# Integral $\int (\cot^{2}x+\cot^{4}x)\mathrm{d}x$

I am having difficulties with integrating this function: $$\int (\cot^{2}x+\cot^{4}x)\mathrm{d}x$$ I separated the function in two and calculated $$\int \cot^2x\mathrm{d}x$$: $$\int \cot^2x\mathrm{d}x=\int (-1+1+\cot^2x)\mathrm{d}x=-\int \mathrm{d}x+\int (1+\cot^2x)\mathrm{d}x=-x-\cot x+c$$ But I don't know how to deal with $$\int \cot^4x\mathrm{d}x$$. I assume that there is a shorter solution somewhere but I'm not sure. In addition, this is a high school level question, I'm only familiar with primitives of simple functions, integration by parts and trigonometric replacement.

Any help would be appreciated, thanks in advance.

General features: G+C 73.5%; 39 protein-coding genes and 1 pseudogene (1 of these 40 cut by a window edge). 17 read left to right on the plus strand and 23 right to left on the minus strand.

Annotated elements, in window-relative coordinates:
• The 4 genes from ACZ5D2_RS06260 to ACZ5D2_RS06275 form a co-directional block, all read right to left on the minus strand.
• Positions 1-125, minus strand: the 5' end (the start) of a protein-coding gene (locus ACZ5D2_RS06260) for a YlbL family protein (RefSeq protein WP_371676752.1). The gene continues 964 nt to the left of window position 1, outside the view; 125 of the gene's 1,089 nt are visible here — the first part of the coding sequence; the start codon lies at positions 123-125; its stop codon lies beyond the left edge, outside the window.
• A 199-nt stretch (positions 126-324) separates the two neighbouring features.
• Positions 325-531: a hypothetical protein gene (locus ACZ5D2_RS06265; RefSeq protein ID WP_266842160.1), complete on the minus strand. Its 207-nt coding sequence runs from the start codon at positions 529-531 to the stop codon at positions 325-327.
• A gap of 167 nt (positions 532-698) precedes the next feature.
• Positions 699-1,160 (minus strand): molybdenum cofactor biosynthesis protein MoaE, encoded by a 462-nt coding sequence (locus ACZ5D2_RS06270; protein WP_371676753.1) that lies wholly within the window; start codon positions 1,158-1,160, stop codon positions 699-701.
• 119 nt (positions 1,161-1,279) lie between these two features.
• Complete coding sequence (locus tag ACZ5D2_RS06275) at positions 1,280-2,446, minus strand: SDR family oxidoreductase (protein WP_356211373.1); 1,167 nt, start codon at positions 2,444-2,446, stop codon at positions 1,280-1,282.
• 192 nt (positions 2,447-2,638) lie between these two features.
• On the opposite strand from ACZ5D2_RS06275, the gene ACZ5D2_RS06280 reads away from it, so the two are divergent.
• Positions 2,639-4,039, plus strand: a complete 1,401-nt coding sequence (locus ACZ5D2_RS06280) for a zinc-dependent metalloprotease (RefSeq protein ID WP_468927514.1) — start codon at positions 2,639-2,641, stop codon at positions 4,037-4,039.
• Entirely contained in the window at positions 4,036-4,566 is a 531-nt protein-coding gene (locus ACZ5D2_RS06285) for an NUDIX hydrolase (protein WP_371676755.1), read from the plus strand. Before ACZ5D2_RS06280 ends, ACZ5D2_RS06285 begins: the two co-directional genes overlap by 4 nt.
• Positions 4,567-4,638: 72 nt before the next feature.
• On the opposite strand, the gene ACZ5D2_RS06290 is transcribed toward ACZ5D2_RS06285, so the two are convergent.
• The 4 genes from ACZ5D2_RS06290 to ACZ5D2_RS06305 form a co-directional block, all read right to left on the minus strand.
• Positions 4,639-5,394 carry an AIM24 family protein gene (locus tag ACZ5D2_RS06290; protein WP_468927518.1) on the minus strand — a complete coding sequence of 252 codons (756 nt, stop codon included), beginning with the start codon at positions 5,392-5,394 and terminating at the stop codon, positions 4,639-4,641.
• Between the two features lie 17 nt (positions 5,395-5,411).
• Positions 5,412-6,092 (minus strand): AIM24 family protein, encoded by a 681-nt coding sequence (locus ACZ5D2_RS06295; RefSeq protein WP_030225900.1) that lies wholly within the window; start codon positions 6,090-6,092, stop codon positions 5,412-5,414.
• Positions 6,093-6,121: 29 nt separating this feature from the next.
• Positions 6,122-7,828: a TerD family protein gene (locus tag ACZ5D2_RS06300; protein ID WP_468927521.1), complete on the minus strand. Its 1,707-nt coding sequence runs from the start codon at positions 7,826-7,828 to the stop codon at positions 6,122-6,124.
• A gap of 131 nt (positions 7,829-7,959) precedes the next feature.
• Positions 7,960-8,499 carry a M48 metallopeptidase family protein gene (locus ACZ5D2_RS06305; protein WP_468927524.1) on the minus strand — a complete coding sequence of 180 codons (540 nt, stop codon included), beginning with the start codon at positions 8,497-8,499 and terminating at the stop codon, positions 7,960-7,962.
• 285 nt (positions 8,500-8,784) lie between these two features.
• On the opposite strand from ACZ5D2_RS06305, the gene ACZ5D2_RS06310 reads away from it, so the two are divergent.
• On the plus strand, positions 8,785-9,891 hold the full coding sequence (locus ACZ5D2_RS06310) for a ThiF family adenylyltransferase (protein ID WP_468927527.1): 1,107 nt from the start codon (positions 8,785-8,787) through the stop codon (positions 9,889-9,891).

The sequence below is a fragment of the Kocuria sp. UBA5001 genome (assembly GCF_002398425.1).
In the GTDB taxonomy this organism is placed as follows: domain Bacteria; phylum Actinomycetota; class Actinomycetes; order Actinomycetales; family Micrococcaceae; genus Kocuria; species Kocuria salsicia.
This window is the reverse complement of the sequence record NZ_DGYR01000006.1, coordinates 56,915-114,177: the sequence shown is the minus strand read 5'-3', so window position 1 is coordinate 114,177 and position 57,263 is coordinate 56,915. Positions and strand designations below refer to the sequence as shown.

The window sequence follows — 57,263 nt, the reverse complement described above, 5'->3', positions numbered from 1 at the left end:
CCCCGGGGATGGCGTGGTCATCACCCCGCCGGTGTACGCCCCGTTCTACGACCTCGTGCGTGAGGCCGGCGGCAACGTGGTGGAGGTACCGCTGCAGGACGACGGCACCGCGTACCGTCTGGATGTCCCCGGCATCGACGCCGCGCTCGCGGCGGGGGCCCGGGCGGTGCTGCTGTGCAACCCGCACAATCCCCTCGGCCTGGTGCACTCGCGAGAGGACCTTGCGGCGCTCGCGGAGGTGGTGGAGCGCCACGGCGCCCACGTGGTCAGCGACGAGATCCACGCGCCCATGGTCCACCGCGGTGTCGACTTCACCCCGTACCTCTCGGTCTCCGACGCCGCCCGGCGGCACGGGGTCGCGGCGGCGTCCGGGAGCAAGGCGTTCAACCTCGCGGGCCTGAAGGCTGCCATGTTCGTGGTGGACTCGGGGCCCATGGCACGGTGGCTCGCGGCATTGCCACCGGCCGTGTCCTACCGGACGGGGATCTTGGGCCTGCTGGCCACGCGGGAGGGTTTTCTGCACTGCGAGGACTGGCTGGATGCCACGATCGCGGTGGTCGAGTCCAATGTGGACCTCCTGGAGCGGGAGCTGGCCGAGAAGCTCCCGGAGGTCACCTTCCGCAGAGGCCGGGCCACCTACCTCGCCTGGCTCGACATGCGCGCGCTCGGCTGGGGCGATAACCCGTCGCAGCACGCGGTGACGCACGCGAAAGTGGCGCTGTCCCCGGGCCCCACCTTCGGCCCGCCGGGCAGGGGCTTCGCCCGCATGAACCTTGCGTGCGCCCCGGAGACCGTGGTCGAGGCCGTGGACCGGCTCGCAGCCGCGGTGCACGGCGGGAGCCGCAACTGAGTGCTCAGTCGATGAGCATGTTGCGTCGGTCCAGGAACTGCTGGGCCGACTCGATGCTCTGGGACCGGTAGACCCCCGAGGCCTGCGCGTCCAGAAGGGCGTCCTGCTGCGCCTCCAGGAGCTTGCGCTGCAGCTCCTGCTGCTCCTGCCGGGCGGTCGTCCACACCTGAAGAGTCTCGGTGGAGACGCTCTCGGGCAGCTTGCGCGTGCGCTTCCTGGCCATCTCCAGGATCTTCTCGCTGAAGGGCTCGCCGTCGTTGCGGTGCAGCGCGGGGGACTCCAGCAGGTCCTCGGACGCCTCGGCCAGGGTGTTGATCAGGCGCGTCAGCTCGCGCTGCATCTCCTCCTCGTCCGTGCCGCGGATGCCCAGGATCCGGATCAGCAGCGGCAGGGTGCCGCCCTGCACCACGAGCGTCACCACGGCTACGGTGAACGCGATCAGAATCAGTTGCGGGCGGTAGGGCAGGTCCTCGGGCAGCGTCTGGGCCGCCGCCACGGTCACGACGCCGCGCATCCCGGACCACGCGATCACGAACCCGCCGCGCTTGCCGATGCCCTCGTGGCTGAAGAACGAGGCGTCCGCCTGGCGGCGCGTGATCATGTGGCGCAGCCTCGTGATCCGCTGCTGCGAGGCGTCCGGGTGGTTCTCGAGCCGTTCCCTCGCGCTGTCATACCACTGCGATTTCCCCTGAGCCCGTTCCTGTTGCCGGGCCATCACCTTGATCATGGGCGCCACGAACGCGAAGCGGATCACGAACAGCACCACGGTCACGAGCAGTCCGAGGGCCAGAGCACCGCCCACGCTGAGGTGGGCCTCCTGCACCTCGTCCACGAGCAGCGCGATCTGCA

Solution $$\int (\cot^{2}x+\cot^{4}x)\mathrm{d}x=\int \cot^{2}x\cdot(\cot^{2}x+1)\mathrm{d}x=\int (\cot^{2}x\cdot\csc^{2}x)\mathrm{d}x$$ Let's assume $$u:=\cot x$$

Then $$\mathrm{d}u=-\csc^2x\mathrm{d}x$$. So we have: $$\int (\cot^{2}x\cdot\csc^{2}x)\mathrm{d}x=-\int u^2\mathrm{d}u=-\frac{u^3}{3}+c=-\frac{\cot^2x}{3}+c$$

N. S. and MyGlasses, thank you for your help.

• At first let $u=\cot x$ – Nosrati Jan 8 '17 at 21:14

$$\int (\cot^{2}x+\cot^{4}x)\mathrm{d}x= \int\cot^{2}x\left(1+\cot^{2}x \right)\mathrm{d}x= \int\cot^{2}x\csc^{2}x \mathrm{d}x$$ and use the fact that $(\cot(x))'=-\csc^2(x)$.
• Well, $1+\cot^2x=\csc^2x$ turns out to be an extremely useful identity. Thank you. – Glycerius Jan 8 '17 at 21:20